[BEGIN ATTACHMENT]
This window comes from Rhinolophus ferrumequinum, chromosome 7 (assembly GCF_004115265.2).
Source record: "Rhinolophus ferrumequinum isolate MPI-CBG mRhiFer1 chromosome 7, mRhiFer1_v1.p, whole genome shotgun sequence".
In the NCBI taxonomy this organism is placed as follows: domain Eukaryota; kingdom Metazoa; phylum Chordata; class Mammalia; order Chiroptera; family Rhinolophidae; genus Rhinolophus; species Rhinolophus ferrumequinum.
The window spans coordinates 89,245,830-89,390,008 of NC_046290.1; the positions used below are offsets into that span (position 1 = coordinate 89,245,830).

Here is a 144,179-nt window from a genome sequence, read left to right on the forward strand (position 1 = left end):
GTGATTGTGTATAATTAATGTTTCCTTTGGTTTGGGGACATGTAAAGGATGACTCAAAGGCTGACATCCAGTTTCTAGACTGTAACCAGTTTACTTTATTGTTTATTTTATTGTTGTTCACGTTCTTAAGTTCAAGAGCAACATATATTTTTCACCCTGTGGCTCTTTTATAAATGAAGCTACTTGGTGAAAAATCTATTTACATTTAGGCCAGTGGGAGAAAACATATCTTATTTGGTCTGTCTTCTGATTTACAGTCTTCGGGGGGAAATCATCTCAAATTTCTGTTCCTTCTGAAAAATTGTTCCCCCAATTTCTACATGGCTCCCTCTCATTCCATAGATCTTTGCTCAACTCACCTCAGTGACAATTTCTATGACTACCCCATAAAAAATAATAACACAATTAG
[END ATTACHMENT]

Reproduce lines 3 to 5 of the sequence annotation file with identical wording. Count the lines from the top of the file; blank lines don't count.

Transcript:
In the NCBI taxonomy this organism is placed as follows: domain Eukaryota; kingdom Metazoa; phylum Chordata; class Mammalia; order Chiroptera; family Rhinolophidae; genus Rhinolophus; species Rhinolophus ferrumequinum.
The window spans coordinates 89,245,830-89,390,008 of NC_046290.1; the positions used below are offsets into that span (position 1 = coordinate 89,245,830).

Here is a 144,179-nt window from a genome sequence, read left to right on the forward strand (position 1 = left end):